Anghami, the music streaming rival of Spotify in the Arab world, is set to become the first technology firm from the region to list on the Nasdaq in New York, following a merger with a blank-cheque company.
The deal with Vitas Media Acquisition Company (VMAC), a special purpose acquisition firm, or SPAC, set up last year will be one of the biggest investments in a technology start-ups this year, valuing the company at $220 million, or about 2.5 times its 2022 estimated revenue.
The company will raise about $100m in funding through the deal and about 70 per cent of proceeds will be reinvested to spur growth, Anghami co-founders Eddy Maroun and Elie Habib told The National on Wednesday.
UAE-based investment bank Shuaa Capital and VMAC parent, Vistas Media Capital, have gathered commitments of a combined $40m in PIPE – private investment in public equity – financing. Shuaa, which has already invested in Anghami in an earlier funding round, has committed $30m and Vistas contributed the remainder.
“We are raising four times more capital than we raised our entire life,” Mr Habib said. “Over the past nine years, we have raised $26m.”
Once the merger deal is completed and Anghami has put its growth plans in place, it will look to cross-list on an exchange in the UAE or Saudi Arabia’s Tadawul, the biggest Arab bourse, Mr Maroun said.
The “Nasdaq is liquid and this raises the profile of the company. But there is nothing that prevents [us] from listing in the region,” Mr Maroun said. “So that hopefully [will be] the next stage” of growth for the company, he added.
Anghami and Nasdaq-listed VMAC, which raised $100m through its listing last year, have signed a definitive merger agreement. The combined company will operate under the Anghami name and the transaction is expected to close in the second quarter of 2021.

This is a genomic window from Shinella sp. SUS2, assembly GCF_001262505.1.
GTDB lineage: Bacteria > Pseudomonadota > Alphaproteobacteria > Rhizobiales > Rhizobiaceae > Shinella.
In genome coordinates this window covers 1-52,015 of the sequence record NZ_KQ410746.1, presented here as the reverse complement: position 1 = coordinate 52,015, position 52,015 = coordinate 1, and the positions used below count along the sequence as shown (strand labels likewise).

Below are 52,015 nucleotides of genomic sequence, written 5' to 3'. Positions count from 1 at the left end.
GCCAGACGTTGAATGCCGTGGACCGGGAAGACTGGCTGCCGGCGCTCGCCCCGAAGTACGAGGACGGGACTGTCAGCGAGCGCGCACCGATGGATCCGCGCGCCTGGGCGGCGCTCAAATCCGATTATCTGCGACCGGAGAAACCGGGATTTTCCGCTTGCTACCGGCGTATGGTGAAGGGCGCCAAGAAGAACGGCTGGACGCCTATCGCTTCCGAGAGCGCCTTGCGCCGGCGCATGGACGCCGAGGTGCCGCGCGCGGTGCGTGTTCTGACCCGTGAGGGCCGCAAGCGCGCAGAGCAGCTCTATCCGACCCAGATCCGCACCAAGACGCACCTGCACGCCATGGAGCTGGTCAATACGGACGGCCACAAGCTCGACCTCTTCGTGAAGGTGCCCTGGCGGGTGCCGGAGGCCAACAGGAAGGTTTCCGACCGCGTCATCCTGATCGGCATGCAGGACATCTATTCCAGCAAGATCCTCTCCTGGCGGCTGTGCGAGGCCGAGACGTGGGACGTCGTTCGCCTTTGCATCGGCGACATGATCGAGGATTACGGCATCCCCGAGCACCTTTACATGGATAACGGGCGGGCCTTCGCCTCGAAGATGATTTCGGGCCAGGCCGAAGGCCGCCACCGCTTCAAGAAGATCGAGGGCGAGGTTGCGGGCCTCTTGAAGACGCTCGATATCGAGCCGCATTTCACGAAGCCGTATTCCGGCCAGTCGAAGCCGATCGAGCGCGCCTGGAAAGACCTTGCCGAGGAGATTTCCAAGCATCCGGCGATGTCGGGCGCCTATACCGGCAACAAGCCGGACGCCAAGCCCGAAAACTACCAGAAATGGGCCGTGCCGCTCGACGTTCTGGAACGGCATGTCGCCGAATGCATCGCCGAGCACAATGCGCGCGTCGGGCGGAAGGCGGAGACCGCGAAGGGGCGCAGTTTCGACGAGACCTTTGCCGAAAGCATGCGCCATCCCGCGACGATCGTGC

SPACs, which are listed companies, are often formed to merge with private ventures, allowing them to become publicly traded entities. The process, which is quicker than an initial public offering, helps to avoid uncertainties associated with a public float. SPACs have become a popular way for venture-backed start-ups to list on the public markets.
Start-ups in the Mena region secured record funding of more than $1 billion last year, despite the coronavirus pandemic, with technology ventures attracting capital, according to data platform Magnitt. Start-ups raised the bulk of funding during the first six months of the year. Private ventures have so far relied on venture capital or strategic investments for financing, but the emergence of SPACs expand their listing and financing options.
Mr Maroun will remain the chief executive of the company and Mr Habib will continue as the chief technology officer. F. Jacob Cherian, chief executive of VMAC, is expected to join the firm as co-chief executive for a period of one year.
The co-founders, will remain the largest shareholders after the transaction, Mr Maroun said, adding that 30 per cent of the SPAC’s cash is expected to be distributed to current shareholders.
Anghami is currently backed by some of Mena region's venture capital firms and strategic shareholders, including media groups and telecommunications companies that collectively own about 68 per cent of the company. The rest is controlled by the founders.
The mix of cash and equity paid to existing Anghami investors depends on the amount of cash in trust net of redemptions, the amount of capital raised in the PIPE and the transaction costs, according to the company.
The enterprise value remains fixed at approximately $220m regardless of the redemptions and PIPE proceeds.
Anghami, which moved its global headquarters and its research and development centre from Lebanon to Abu Dhabi’s tech accelerator Hub71 in January, has offices in Beirut, Dubai, Cairo and Saudi Arabia’s Riyadh.
Founded in 2012 Anghami offers more than 57 million songs to its 70 million registered users with around 1 billion streams per month.
With an Arabic speaking population of more than 450 million globally, a listing on Nasdaq will allow the company to expand its user base, Mr Maroun said.
Most of the funds will go to “growth marketing because we believe the region has a lot of depth and untapped potential”, he said.
“We have plans to grow into [the Arab] diaspora outside the region and this is also a massive market of more than 100 million people that we never invested in.”
The company, he said, is also looking at some emerging markets as part of its next phase of growth and will continue to boost its spending on R&D and technology to build more international partnerships.
Aramex, the Middle East's biggest provider of logistics and transportation solutions, which was founded by Fadi Ghandour in1982, became the first company from the Arab world to list on the Nasdaq in 1997. It later delisted in 2002 and went public again in 2005 on the Dubai Financial Market.